© 2022 Robert Sickles
In her book Teaching a Stone to Talk, Annie Dillard wrote of her witnessing of a total eclipse of the sun in 1997. She saw the shadow of the moon race across the Yakima Valley at over 1500 mph, at such an alarming speed that the breath was pulled out of her, and that the totality phase provoked a sense of awakening in her. It was disorienting, spiritual, terrifying, revelatory and unearthly. So well written, the essay has been acclaimed as one of America’s greatest pieces of nonfiction literature. Reading it many years ago, I really was inspired, and believed I would someday experience an eclipse as she did!
Total eclipses are not as rare as one would think—they occur about every 18 months. Trouble is, they often happen over an ocean or inaccessible region, so for most of us it’s a singular lifetime event. In my fantasy, where I have loads of free time and money, I would travel to some sacred place or an Ancient Wonder of the World—Machu Picchu, Nepal, Stonehenge, Easter Island or the Great Pyramids—just to make the eclipse seem even more profound.
On Aug. 21, 2017, I was delighted to learn, the “Great American Eclipse” would cross our continent from west coast to east, nicely saving me from having to plan a trip halfway around the globe. The “path of totality” was to be so close to us, I envisioned an easy drive to a vantage point in Oregon about 150 miles south. We could be among the early viewers.
My planning began well over a year in advance. I wanted to gather my friends and family for a couple of days of camping somewhere on the centerline, such as near Salem, Oregon. Gatherings for eclipses have always been good excuses for parties, resembling “Burning Man” crossed with “Circle of the Druid Priests.” I sent out an invitation with quotes from the Dillard essay. I ended with “Aug. 2017, It’s a party, everybody come!”
I next began looking for a suitable campground. I discovered that not only were none willing to book reservations so far in advance, but that no one realized they were to be near the centerline of this astronomical wonder. I tried to convince one campground manager, saying “This event is going to be a huge celebration. People will come from all over the world, everyone from jetsetters to backpackers, followers of Doomsday prophets and New Age gurus! If you’re not aware of it now, you certainly will be in a few months. It would be smart to get ahead of it. Expand your campsites. Get your food trucks and porta-potties lined up. Think BIG!” I was met with a deadpan response, or a click and a dial tone.
“No sir, we haven’t heard about that in these parts. And you called it a total what? Anyhoo, you can check back with us in late December, just like everybody else, when our reservation book for 2017 is open.” It was like that everywhere I called. And ditto with State Parks campgrounds. GRRRR!
I discovered that the little town of Madras, Oregon, dead center on the totality path, was fully into planning for the event. They had a field for campers, food vendors, astronomy lectures and entertainment lined up. But… Madras was already booked solid. Motels, B&B’s—all sold out. I couldn’t even find a hayfield of some nice farmer who wanted to make a few bucks from a bunch of campers. There simply was no place to stay. FOILED!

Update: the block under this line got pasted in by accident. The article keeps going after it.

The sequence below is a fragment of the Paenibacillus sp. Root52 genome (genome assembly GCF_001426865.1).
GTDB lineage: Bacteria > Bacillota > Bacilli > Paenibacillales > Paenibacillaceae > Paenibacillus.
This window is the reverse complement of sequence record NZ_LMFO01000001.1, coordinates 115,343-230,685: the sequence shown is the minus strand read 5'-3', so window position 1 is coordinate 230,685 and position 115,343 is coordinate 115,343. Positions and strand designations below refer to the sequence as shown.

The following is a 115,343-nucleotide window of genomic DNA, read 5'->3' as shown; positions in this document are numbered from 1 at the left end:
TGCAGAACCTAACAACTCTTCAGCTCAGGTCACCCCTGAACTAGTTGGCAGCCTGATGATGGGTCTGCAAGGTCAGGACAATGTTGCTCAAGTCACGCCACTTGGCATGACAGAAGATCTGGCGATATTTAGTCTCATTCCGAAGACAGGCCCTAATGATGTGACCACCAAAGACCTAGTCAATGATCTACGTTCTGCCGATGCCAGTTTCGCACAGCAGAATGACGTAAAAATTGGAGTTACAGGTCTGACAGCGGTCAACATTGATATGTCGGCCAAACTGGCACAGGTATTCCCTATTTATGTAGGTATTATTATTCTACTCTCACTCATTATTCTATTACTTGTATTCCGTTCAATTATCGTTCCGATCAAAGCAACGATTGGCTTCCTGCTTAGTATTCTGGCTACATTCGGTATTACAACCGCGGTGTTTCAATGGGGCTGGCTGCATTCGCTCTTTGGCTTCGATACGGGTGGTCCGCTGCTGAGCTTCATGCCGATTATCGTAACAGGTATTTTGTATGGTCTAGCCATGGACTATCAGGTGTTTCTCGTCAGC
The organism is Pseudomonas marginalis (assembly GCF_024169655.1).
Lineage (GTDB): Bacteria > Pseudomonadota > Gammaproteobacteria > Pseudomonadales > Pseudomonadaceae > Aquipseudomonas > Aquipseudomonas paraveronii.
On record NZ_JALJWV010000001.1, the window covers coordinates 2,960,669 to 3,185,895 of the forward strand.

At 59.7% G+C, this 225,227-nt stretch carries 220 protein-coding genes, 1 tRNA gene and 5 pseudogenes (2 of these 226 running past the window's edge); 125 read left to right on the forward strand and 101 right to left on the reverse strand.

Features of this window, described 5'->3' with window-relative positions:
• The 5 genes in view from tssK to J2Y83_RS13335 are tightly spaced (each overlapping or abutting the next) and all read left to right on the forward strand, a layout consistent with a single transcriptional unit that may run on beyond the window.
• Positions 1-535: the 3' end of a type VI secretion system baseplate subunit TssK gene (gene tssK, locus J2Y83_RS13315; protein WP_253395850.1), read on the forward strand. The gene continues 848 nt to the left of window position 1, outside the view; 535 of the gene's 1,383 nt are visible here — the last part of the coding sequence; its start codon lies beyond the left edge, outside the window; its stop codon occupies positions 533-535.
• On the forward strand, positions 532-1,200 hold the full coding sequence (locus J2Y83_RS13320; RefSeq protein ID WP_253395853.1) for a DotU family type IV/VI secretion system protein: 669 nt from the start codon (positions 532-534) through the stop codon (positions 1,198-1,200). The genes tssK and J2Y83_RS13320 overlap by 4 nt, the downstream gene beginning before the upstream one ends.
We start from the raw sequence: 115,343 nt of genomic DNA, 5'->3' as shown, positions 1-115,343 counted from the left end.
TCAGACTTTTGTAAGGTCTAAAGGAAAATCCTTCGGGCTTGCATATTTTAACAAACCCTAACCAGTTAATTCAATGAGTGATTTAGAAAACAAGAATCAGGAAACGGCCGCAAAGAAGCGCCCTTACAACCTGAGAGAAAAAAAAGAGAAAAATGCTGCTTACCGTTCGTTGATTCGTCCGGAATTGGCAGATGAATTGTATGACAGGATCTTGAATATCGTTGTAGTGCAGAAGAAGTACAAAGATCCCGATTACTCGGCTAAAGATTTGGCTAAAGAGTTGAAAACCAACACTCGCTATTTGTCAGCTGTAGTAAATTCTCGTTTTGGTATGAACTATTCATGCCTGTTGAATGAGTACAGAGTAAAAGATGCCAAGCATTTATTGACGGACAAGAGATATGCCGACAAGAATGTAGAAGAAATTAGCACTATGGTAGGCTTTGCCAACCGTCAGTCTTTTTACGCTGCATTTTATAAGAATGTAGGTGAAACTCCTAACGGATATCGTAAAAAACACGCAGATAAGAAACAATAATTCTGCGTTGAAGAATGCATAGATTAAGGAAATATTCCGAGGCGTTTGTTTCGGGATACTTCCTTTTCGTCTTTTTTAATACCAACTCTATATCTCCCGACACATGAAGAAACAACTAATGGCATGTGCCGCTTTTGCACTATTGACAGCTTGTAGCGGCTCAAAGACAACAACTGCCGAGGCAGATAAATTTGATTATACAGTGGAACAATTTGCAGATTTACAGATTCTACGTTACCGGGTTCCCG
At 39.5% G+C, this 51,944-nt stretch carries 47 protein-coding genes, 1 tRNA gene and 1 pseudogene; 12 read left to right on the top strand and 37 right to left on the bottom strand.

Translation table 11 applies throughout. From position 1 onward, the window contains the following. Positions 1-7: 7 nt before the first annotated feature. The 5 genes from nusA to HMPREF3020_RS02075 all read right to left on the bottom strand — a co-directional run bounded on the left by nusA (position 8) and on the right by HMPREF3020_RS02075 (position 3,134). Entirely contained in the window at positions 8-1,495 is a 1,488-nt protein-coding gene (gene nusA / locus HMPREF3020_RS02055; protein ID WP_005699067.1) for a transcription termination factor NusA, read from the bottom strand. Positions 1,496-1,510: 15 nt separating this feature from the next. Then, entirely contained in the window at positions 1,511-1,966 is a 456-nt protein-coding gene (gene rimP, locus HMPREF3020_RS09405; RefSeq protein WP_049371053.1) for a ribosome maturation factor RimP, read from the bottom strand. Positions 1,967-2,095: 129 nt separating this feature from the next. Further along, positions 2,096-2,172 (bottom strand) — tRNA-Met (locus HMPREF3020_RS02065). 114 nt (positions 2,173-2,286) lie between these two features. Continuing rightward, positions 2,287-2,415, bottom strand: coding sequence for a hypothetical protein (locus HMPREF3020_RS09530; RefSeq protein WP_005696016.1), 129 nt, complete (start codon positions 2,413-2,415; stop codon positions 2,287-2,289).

[At this point, I know I’m going to hear from my friends and relatives who were able to view the total eclipse easily, reclining on their patios and smugly sipping bourbon.]
Then, my people started dropping out. I heard “we’ll see…no… maybe… not sure” from the gang I wanted to come. Come on guys, how many times does a once-in-a-lifetime thing come? ONCE, right? SHEESH!
My big idea was turning into a little meh! Everywhere, I was blocked. The Spirits of the Cosmos seemed to have conspired to keep me away. I sadly watched the calendar pages flip as August 2017 approached.
After all that, we wound up waiting for the eclipse event at our neighbor’s house, far from the path of totality. Clear sky willing, we’d get to see a bit of it. We were prepared with a pin-hole cardboard thingy that failed to work. FOILED AGAIN!
Miraculously though, we noticed a reflection of the sun shining on their living room window wall, and we actually watched a little slice of it disappear for a few minutes and turn the sky amber. To our surprise, a faceted glass bowl on the coffee table refracted the sun’s image and projected it nicely for us! Nothing close to a total eclipse, and no wild celebration, and certainly no transformative experience. Just coffee and conversation with two dear friends.
Later I heard a news report that the worst traffic jams in recorded history were near the Oregon town of Madras as several thousand eclipse viewers tried to go home afterwards. Ha! I should have known it! Thank you, Spirits of the Cosmos, for keeping me away from that horrible place! HA!
How did Annie Dillard make out so well? All she did was drive up to a hillside, walk to a small gathering of onlookers, and have a rare, beautiful vision to write about. GRRRR!
The eclipse was fantastic. I watched it in central British Columbia while trout fishing with buddies. Our little viewing thingeys worked great.
Now I understand why you were so obsessed with seeing the 2017 eclipse!
Robert, thanks for the WHOLE story - how like others, myself included, you had a great idea that didn't pan out but probably just as well given the photo at the end.
Down here in Arizona, we bought a couple dozen pairs of guaranteed eclipse-viewing cardboard sunglasses for ourselves and all our condo neighbors. On the Big Morning, we discovered rain and clouds outside, the only rainy day in Arizona in August. A complete bust!